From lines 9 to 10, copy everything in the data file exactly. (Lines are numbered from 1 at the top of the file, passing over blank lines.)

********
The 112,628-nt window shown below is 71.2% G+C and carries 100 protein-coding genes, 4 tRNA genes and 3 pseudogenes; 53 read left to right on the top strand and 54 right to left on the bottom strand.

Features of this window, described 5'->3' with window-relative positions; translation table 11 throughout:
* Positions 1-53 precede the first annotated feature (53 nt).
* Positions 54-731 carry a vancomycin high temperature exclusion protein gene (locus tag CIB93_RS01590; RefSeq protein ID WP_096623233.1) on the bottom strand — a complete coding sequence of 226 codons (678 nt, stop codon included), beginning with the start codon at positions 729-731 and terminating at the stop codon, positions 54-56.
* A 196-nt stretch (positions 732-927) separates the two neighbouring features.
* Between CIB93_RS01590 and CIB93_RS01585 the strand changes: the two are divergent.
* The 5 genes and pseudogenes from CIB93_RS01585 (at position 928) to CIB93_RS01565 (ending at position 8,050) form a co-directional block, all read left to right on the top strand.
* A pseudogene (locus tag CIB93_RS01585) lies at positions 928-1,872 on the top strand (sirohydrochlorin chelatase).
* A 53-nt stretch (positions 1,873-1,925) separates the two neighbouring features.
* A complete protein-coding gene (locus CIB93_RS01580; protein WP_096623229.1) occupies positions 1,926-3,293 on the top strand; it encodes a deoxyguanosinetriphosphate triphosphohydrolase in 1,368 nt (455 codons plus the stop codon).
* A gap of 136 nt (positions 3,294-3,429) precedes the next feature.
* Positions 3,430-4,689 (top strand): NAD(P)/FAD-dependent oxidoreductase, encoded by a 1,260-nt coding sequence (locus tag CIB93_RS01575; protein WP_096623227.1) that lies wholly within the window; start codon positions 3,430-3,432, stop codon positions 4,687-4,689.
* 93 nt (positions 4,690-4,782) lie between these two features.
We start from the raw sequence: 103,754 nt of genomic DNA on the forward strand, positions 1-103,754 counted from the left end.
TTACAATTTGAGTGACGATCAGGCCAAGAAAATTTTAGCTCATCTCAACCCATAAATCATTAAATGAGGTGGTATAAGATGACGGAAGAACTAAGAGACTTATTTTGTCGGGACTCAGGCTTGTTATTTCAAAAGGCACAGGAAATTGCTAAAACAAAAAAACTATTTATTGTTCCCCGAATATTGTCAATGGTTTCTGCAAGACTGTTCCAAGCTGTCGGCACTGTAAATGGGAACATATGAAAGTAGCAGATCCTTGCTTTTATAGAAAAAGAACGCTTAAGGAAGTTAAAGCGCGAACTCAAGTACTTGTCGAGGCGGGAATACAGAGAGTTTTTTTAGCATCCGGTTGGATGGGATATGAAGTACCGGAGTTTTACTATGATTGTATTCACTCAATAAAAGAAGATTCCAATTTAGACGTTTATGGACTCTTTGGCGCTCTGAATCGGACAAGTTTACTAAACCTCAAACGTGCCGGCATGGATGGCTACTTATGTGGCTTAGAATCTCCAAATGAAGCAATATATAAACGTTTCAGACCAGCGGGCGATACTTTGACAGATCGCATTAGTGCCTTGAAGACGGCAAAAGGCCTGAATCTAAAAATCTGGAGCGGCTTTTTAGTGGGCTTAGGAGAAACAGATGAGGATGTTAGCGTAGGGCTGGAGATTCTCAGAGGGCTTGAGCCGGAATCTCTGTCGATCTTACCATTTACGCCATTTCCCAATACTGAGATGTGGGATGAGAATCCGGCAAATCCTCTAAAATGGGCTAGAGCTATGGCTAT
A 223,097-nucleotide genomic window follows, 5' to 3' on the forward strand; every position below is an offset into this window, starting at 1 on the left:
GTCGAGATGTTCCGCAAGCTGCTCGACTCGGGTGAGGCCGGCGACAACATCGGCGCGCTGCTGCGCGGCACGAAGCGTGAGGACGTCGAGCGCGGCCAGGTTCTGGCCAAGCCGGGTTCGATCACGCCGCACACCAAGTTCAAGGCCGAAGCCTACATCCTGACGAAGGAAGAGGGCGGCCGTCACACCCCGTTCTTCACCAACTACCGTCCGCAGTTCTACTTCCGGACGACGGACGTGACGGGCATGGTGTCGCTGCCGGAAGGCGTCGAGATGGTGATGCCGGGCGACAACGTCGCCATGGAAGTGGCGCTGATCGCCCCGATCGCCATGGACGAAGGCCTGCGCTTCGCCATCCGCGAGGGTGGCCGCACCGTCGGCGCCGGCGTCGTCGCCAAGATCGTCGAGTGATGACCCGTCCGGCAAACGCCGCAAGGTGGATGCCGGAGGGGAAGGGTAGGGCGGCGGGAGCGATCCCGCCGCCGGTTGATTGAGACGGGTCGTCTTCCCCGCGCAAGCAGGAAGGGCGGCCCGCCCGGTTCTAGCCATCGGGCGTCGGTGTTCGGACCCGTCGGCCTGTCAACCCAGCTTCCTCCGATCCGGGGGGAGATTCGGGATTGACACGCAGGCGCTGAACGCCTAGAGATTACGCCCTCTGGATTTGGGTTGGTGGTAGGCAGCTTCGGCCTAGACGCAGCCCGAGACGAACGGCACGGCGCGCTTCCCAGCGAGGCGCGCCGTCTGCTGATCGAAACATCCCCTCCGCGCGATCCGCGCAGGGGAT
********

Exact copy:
* A 53-nt stretch (positions 1,873-1,925) separates the two neighbouring features.
* A complete protein-coding gene (locus CIB93_RS01580; protein WP_096623229.1) occupies positions 1,926-3,293 on the top strand; it encodes a deoxyguanosinetriphosphate triphosphohydrolase in 1,368 nt (455 codons plus the stop codon).